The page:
Business School papers in Journal of Marketing success

Business School papers in Journal of Marketing success
Categories: Affiliate marketing, Affiliate programs

Three papers produced by researchers from the Marketing Division have been hailed as most cited and most read papers in the <i>Journal of Marketing</i> in 2021.

Improvised Marketing Interventions in Social Media 

Co-authored by Associate Professor Sourindra Banerjee, ‘Improvised Marketing Interventions in Social Media’ has been shortlisted as a ‘most read’ and ‘most cited’ article by the prestigious journal. 

The paper argues that proactive Improvised Marketing Interventions (IMIs) can drive brand virality and generate greater stock market returns. The researchers define IMIs as a form of reactive engagement, usually on social media, where brands post in reaction to global trends, current events, and zeitgeist, rather than following a strict, formal communications plan. IMIs usually involve humour or wit- such as Oreo, who reacted to the power outage at the Super Bowl in 2013 with a humorous tweet.  

The research team argue that marketing and brand teams should be given greater freedom and reigns to control the brand’s message in order to react to trends and popular culture with IMIs. The researchers also argue that the use of IMIs can lead to significantly higher brand engagement- albeit when used by the right employees, ensuring high quality content and avoiding offensive or humiliating posts which could cause reputational damage to the brand.  

Read the paper online: Improvised Marketing Interventions in Social Media, Abhishek Borah (INSEAD), Sourindra Banerjee (University of Leeds), Yu-Ting Lin (Imperial College Business School), Apurv Jain (Harvard Business School) and Andreas B. Eisingerich (Imperial College Business School), Journal of Marketing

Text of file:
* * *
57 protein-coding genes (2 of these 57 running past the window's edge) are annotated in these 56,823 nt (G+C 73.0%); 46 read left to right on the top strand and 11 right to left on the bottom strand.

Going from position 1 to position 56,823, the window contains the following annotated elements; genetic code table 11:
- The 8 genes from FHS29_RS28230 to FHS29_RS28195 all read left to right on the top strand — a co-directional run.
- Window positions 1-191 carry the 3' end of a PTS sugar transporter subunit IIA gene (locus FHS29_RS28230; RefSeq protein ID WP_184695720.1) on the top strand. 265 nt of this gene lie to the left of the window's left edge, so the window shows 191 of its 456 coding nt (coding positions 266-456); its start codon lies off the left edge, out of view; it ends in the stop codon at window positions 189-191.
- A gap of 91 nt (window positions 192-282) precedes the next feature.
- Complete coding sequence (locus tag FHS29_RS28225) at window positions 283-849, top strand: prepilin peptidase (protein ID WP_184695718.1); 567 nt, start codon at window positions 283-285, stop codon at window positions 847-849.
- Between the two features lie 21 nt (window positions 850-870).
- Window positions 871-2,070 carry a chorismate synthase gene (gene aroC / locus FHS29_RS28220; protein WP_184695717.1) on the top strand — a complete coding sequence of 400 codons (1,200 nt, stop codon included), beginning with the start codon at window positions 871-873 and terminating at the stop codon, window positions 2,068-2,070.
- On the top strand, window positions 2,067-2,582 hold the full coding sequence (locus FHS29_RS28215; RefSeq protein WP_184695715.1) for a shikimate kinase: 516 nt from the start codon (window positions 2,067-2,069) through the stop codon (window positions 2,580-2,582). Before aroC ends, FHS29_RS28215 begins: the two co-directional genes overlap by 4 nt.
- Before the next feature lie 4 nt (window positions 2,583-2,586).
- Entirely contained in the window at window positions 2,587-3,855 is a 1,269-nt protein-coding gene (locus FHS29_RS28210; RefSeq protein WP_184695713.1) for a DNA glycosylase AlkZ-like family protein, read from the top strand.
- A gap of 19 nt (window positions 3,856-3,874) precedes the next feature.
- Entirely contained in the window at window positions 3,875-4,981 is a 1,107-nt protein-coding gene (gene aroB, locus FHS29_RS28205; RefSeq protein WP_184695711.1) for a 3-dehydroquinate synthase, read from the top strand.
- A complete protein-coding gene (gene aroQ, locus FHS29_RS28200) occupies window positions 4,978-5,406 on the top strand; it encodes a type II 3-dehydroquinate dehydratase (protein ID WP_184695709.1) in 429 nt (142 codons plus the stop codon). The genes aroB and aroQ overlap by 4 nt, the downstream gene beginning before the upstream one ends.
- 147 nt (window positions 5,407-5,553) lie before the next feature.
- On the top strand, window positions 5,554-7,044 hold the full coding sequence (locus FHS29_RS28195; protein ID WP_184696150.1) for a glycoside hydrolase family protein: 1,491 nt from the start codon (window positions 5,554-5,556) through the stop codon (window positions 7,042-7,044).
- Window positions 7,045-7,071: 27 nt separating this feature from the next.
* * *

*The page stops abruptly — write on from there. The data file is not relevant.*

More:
Brand Experience: What Is It? How Is It Measured? Does It Affect Loyalty? 

This paper, titled ‘Brand Experience: What is it? How is it measured? Does it affect loyalty?’, is co-authored by the Business School’s Professor Josko Brakus, and features as a most read paper by the Journal of Marketing. The paper defines brand experience by setting out several experience dimensions, as well as constructing a brand experience scale that includes four dimensions: sensory, affective, intellectual, and behavioural. The research team demonstrate the reliability of the scale throughout the paper, and argue that brand experience affects consumer satisfaction and loyalty directly and indirectly through brand personality associations. 

The research published in the paper has been used as a foundation for creative agency Rufus Leonard to create the first Brand Experience Index, which identifies core facets that encompass brand identity:

Read the paper online: Brand Experience: What is it? How is it Measured? Does it Affect Loyalty?, J. Josko Brakus, Bernd H. Schmitt, & Lia Zarantonello, Journal of Marketing  

Unpacking the Relationship Between Sales Control and Salesperson Performance, A Regulatory Fit Perspective 

‘Unpacking the Relationship Between Sales Control and Salesperson Performance, A Regulatory Fit Perspective,’ featured on the Journal of Marketing’s most cited list on 18 May. The paper, co-authored by two University of Leeds researchers, Professor Constantine S. Katsikeas and Professor Stavroula Spyropoulou, explore two types of salesperson learning: exploratory learning, which is promotion focussed, and exploitative learning, which is prevention focussed. The paper explains the results of two studies undertaken by the researchers, which found the two types of learnings are mediated through sales control, and vice-versa: salesperson learning mediates the relationship between sales control and salesperson performance. The research has important implications for integrating sales control, salesperson learning, and salesperson performance. 

This content was originally published here.

«
»

    Leave a Reply

    Your email address will not be published.